Are we any different? Do we come into this sacred place seeking to encounter the one who questions our assumptions about who God is and how God works among God’s people? Or are we here to make sure that the Jesus we follow conforms to our own image of what a savior is supposed to be? Given our tendency to seek a Messiah of our own imaginings, should it surprise us that we so often have a hard time recognizing how God is present in the world today?
To those who struggle to recognize him, Jesus says a remarkable thing about faith: “You do not believe because you do not belong to my sheep.” Belonging comes before believing. We don’t belong because we believe; we believe because we belong. Think about that. Think about the implications of that. Think about what it means to belong to a God who loves us first and who, in that love, only then invites us to believe. Our faith isn’t something we create on our own. It isn’t a decision we make or an understanding we achieve. It is something that grows out of God’s claim on us. Because God has already chosen us as God’s children, we can believe in the one to whom we belong.
The sheep do not choose the shepherd. They hear his voice, and they follow him. They recognize the one who knows them and cares for them. It is in being known and cared for that we come to trust in the one who calls us each by name. We follow him because we belong to him, not the other way around. And that is as challenging for us as it was for Jesus’ contemporaries.
As long as faith is something that starts in us, we get to decide what sort of savior we need, and we get to decide which religious figure fits the bill. And, as long as it is up to us, we will always design a Messiah who is tailored to our own specific preferences and cast that idol in our own idealized image. But that makes it impossible for us to recognize Jesus. Is it any wonder that contemporary Christians, splintered into our own self-affirming factions, cannot agree about even the basics of who Jesus is? We struggle to believe because we have forgotten what it means to belong.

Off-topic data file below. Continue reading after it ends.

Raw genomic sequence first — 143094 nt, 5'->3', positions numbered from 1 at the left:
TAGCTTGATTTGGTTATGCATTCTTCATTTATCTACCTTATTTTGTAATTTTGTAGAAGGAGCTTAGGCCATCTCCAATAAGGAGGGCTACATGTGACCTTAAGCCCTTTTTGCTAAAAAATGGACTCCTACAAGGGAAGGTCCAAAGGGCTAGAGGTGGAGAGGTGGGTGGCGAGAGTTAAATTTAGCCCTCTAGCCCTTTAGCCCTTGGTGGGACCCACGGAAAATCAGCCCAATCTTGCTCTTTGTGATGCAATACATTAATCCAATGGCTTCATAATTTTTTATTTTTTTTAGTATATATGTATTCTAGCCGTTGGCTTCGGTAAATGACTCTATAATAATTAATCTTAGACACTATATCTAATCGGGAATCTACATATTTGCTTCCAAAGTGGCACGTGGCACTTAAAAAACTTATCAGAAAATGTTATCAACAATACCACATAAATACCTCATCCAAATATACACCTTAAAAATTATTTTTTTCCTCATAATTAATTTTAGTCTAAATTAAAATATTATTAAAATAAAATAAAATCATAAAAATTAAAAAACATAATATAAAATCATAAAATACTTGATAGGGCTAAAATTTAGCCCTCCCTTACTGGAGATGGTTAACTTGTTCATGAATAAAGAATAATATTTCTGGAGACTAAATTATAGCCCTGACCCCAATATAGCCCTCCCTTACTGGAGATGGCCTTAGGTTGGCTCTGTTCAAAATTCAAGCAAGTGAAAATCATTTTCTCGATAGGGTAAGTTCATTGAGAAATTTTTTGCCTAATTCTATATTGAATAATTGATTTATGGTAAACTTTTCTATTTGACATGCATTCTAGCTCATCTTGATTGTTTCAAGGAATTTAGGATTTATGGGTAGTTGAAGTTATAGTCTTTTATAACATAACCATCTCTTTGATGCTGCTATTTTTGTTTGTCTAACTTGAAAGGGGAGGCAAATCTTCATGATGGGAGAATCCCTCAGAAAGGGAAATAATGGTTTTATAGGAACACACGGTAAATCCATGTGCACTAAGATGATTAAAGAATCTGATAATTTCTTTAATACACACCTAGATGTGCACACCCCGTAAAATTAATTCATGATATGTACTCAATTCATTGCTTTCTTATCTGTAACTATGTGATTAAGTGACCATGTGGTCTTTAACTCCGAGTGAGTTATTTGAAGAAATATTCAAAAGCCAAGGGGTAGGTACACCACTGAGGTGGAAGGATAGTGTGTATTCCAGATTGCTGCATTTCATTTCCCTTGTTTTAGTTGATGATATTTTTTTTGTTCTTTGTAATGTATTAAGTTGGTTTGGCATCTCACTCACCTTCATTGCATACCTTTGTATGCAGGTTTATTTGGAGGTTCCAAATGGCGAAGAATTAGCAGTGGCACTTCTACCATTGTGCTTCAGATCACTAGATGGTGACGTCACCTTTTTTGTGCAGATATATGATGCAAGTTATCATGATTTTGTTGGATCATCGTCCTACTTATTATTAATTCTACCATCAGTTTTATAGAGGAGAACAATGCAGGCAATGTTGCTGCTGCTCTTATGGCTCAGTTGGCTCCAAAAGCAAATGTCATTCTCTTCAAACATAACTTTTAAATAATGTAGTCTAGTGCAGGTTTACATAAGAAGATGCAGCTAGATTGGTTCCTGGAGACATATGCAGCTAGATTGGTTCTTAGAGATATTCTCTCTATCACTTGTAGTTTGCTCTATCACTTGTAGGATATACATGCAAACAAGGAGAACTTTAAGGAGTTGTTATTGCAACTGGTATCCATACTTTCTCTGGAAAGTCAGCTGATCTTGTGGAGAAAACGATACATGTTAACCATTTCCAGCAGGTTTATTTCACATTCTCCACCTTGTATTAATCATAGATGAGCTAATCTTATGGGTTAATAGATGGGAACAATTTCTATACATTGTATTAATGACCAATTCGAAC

We cannot believe in Jesus until we recognize the one to whom we belong. We belong not to the one who builds up our own authority but to the one who establishes the reign of God. We belong not to the one who comes to make us rich but to the one who comes to rescue the poor. We belong not to the one who defeats our enemies but to the one who teaches us to love them and pray for them. Until we remember that we belong to that Jesus, we cannot believe that he is the one who comes to give us eternal life.
If we want to grow in our faith—if we want to know what it means to have confidence in God’s salvation and trust that God will always take care of us—we need to spend less time and effort trying to reconcile Jesus with our own agenda and spend more time and effort listening for his voice. Where will we hear it? It comes when we sit quietly in prayer, seeking the companionship of the one who loves us best. It comes when we stand beside those who are hurting in this world, trusting that Jesus will always be found in their midst. It comes when we listen to those who are vulnerable and who are ignored by people in power because their voices give voice to Christ among us. When we hear that voice and remember that we belong to him—to the one who has come to rescue to lost and lead them into green pastures—then we learn how to trust in the one who has come to save us. If the only voice we’re listening for is our own, where will we turn for help?